Garhapatya, Gārhapatya: 11 definitions
Garhapatya means something in Hinduism, Sanskrit. If you want to know the exact meaning, history, etymology or English translation of this term then check out the descriptions on this page. Add your comment or reference to a book if you want to contribute to this summary article.
Shilpashastra (iconography)Source: Wisdom Library: Śilpa-śāstra
Gārhapatya (गार्हपत्य):—In Hindu iconology (śilpaśāstra), this represents one of the three faces of Agni. The three faces symoblize the three Vedic fires. Agni is one of the most important Vedic gods and represents divine illumination
Shilpashastra (शिल्पशास्त्र, śilpaśāstra) represents the ancient Indian science (shastra) of creative arts (shilpa) such as sculpture, iconography and painting. Closely related to Vastushastra (architecture), they often share the same literature.
Purana and Itihasa (epic history)Source: Cologne Digital Sanskrit Dictionaries: The Purana Index
- 1) Vāyu-purāṇa 97. 25, 111.
- 2) Ib. 104. 85; 106. 41.
- 3) Brahmāṇḍa-purāṇa I. 12. 11; Vāyu-purāṇa 29. 11.
The Purana (पुराण, purāṇas) refers to Sanskrit literature preserving ancient India’s vast cultural history, including historical legends, religious ceremonies, various arts and sciences. The eighteen mahapuranas total over 400,000 shlokas (metrical couplets) and date to at least several centuries BCE.
Languages of India and abroad
Sanskrit dictionarySource: DDSA: The practical Sanskrit-English dictionary
Gārhapatya (गार्हपत्य).—[gṛhapatinā nityaṃ saṃyuktaḥ, saṃjñāyāṃ ñya]
1) One of the three sacred fires perpetually maintained by a householder, which he receives from his father and transmits to his descendants, and from which fires for sacrificial purposes are lighted; अथ हैनं गार्हपत्योऽनु- शशास (atha hainaṃ gārhapatyo'nu- śaśāsa) Ch. Up.4.11.1; cf. Manusmṛti 2.231.
2) The place where this sacred fire is kept.
-tyam The government of a family; position and dignity of a householder; गार्हपत्येन सन्त्य ऋतुना यज्ञनीरसि (gārhapatyena santya ṛtunā yajñanīrasi) Ṛgveda 1.15.12.
Derivable forms: gārhapatyaḥ (गार्हपत्यः).Source: Cologne Digital Sanskrit Dictionaries: Shabda-Sagara Sanskrit-English Dictionary
(-tyaḥ) A sacred fire perpetually maintained by a householder, received from his father, and transmitted to his descendants, and from which fires for sacrificial purposes are lighted. E. gṛhapati a householder, (from gṛha a house, and pati master,) and ya referential aff.Source: Cologne Digital Sanskrit Dictionaries: Benfey Sanskrit-English Dictionary
Gārhapatya (गार्हपत्य).—i. e. gṛha-pati + ya, I. adj. and m. (viz. agni), A sacred fire perpetually maintained by a householder, [Mānavadharmaśāstra] 2, 132. Ii. m. pl. The name of a class of Pitṛs or Manes, Mahābhārata 2, 462.Source: Cologne Digital Sanskrit Dictionaries: Cappeller Sanskrit-English Dictionary
Gārhapatya (गार्हपत्य).—[masculine] (± agni) the fire of the householder ([ritual or religion]). [masculine] [neuter] = seq., [neuter] government of a family, household.Source: Cologne Digital Sanskrit Dictionaries: Monier-Williams Sanskrit-English Dictionary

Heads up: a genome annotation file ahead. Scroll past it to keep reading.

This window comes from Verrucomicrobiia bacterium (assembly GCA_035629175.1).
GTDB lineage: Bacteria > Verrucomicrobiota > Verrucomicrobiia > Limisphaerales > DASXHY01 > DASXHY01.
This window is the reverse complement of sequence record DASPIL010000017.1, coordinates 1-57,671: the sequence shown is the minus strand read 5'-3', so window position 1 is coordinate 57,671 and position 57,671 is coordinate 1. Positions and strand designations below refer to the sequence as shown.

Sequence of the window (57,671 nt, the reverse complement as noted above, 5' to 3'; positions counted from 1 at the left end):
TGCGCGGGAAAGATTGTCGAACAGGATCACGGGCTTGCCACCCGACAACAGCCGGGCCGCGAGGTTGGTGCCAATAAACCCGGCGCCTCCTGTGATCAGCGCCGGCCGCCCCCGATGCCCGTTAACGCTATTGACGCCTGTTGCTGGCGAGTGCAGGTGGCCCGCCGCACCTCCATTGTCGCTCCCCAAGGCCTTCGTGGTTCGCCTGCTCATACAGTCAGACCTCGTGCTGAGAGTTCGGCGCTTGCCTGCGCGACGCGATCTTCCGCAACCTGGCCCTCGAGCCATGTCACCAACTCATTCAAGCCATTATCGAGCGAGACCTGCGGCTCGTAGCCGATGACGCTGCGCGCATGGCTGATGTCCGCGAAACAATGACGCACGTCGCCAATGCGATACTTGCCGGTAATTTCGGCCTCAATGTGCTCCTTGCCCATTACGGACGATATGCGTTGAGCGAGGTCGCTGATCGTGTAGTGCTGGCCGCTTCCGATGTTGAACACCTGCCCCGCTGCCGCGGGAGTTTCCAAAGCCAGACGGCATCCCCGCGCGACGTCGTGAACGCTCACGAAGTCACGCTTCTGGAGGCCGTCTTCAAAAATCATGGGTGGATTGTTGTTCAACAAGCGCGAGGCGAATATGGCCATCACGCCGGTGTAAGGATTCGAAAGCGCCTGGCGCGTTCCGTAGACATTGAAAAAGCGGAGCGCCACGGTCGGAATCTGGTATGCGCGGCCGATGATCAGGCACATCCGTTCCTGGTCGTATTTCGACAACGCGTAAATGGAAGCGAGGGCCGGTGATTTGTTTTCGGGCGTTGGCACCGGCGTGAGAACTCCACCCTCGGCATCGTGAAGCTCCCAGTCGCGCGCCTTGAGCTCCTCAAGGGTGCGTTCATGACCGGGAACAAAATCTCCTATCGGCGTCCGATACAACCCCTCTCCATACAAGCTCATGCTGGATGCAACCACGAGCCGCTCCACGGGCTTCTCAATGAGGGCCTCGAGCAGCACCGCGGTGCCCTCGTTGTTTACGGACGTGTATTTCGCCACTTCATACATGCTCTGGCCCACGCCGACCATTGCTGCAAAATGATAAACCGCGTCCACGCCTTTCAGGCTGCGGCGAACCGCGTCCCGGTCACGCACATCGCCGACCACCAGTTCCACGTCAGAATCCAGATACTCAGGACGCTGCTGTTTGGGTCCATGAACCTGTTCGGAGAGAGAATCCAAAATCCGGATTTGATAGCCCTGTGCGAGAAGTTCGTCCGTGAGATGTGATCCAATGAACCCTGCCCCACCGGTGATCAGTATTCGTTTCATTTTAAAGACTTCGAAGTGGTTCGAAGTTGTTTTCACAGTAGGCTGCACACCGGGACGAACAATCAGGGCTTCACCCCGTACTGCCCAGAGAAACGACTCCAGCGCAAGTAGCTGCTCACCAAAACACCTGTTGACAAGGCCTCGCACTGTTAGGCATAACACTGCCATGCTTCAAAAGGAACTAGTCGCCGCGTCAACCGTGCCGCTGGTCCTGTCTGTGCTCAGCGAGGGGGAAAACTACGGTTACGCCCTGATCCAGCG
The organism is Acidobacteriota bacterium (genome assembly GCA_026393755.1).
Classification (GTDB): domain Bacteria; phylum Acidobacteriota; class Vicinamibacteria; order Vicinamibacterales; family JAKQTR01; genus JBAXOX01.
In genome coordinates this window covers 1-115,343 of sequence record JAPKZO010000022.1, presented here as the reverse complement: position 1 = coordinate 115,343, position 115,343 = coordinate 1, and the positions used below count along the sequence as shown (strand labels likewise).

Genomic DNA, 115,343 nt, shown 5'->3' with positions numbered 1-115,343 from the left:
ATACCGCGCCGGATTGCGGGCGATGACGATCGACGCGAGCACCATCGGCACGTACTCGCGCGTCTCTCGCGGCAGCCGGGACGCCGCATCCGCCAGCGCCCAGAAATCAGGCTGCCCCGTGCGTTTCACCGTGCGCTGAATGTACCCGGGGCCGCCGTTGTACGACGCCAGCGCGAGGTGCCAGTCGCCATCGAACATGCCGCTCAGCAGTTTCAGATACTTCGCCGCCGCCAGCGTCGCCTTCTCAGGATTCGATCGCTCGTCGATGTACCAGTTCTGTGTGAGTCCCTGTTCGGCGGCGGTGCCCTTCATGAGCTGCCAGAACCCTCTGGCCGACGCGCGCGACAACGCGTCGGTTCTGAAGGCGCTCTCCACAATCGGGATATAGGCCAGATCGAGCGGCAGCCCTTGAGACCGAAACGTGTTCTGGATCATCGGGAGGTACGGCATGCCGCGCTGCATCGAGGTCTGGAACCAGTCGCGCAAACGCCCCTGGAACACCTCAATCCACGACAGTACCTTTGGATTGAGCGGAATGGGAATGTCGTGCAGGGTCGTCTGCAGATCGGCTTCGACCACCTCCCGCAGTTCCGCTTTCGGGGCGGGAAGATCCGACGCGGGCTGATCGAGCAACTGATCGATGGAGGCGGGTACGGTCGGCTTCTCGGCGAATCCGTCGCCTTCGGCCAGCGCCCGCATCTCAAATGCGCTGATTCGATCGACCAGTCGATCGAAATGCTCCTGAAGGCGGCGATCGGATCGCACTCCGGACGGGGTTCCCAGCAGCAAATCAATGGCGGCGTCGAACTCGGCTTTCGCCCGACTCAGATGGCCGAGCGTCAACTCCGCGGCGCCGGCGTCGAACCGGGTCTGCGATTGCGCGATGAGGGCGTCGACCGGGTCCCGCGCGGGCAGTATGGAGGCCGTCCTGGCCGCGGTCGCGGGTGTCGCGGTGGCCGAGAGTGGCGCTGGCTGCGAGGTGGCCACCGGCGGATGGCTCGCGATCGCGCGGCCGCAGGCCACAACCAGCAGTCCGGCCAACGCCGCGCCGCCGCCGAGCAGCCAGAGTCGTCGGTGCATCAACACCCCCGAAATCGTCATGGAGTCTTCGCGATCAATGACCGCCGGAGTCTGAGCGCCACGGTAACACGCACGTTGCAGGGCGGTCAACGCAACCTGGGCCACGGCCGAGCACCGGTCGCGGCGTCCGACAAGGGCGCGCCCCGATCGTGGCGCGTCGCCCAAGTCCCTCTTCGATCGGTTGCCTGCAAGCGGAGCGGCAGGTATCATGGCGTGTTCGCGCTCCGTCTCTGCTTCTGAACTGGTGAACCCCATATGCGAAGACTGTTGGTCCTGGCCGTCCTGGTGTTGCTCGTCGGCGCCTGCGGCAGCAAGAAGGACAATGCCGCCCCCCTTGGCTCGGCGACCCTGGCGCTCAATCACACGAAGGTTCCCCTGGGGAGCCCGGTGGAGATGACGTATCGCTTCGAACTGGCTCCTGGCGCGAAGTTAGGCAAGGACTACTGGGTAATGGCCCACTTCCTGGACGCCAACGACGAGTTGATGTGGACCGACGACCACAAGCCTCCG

1) Gārhapatya (गार्हपत्य):—[from gārha] mfn. with agnī, or m. ([Pāṇini 4-4, 90]) the householder’s fire (received from his father and transmitted to his descendants, one of the three sacred fires, being that from which sacrificial fires are lighted, [Religious Thought and Life in India 364]), [Atharva-veda; Vājasaneyi-saṃhitā; Śatapatha-brāhmaṇa] etc.
2) [v.s. ...] mn. = -sthāna, [Śatapatha-brāhmaṇa vii, 1, 2, 12; Kātyāyana-śrauta-sūtra xvii, 1, 3]
3) [v.s. ...] m. [plural] Name of a class of manes, [Mahābhārata ii, 462]
4) [v.s. ...] n. the government of a family, position of a householder, household, [Ṛg-veda i, 15, 12; vi, 15, 19; x, 85, 27 and 36.]Source: Cologne Digital Sanskrit Dictionaries: Yates Sanskrit-English Dictionary
Gārhapatya (गार्हपत्य):—[gārha-patya] (tyaḥ) 1. m. A sacred fire always kept burning by a householder, and transmitted to others.
[Sanskrit to German]
Sanskrit, also spelled संस्कृतम् (saṃskṛtam), is an ancient language of India commonly seen as the grandmother of the Indo-European language family (even English!). Closely allied with Prakrit and Pali, Sanskrit is more exhaustive in both grammar and terms and has the most extensive collection of literature in the world, greatly surpassing its sister-languages Greek and Latin.
Kannada-English dictionarySource: Alar: Kannada-English corpus
Gārhapatya (ಗಾರ್ಹಪತ್ಯ):—[noun] one of the three sacred fires perpetually maintained by a householder, which he receives from his father and transmits to his descendants, and from which fires for sacrificial purpose are lighted.
Kannada is a Dravidian language (as opposed to the Indo-European language family) mainly spoken in the southwestern region of India.
See also (Relevant definitions)
Ends with: Sugarhapatya.
Full-text (+31): Anuddhritabhyastamaya, Agnitreta, Anayya, Pancagni, Anuddhrita, Shrapana, Pavamana, Prajahita, Aparagni, Treta, Garuhapatya, Garhapatyasthana, Uddharana, Agni, Garhapatyayatana, Garhapatyagni, Caturveda, Shukragni, Garhapatyeshtaka, Agnitraya.
Search found 46 books and stories containing Garhapatya, Gārhapatya, Garha-patya, Gārha-patya; (plurals include: Garhapatyas, Gārhapatyas, patyas). You can also click to the full overview containing English textual excerpts. Below are direct links for the most relevant articles:
Satapatha-brahmana (by Julius Eggeling)
Kāṇḍa IV, adhyāya 6, brāhmaṇa 8 < [Fourth Kāṇḍa]
Kāṇḍa VIII, adhyāya 6, brāhmaṇa 3 < [Eight Kāṇḍa]
Kāṇḍa VII, adhyāya 1, brāhmaṇa 2 < [Seventh Kāṇḍa]
Prashna Upanishad with Shankara’s Commentary (by S. Sitarama Sastri)
Soma in Vedic Mythology and Ritual (study) (by Anjana Chakraborty)
Mimamsa interpretation of Vedic Injunctions (Vidhi) (by Shreebas Debnath)
Bharadvaja-srauta-sutra (by C. G. Kashikar)
Manusmriti with the Commentary of Medhatithi (by Ganganatha Jha)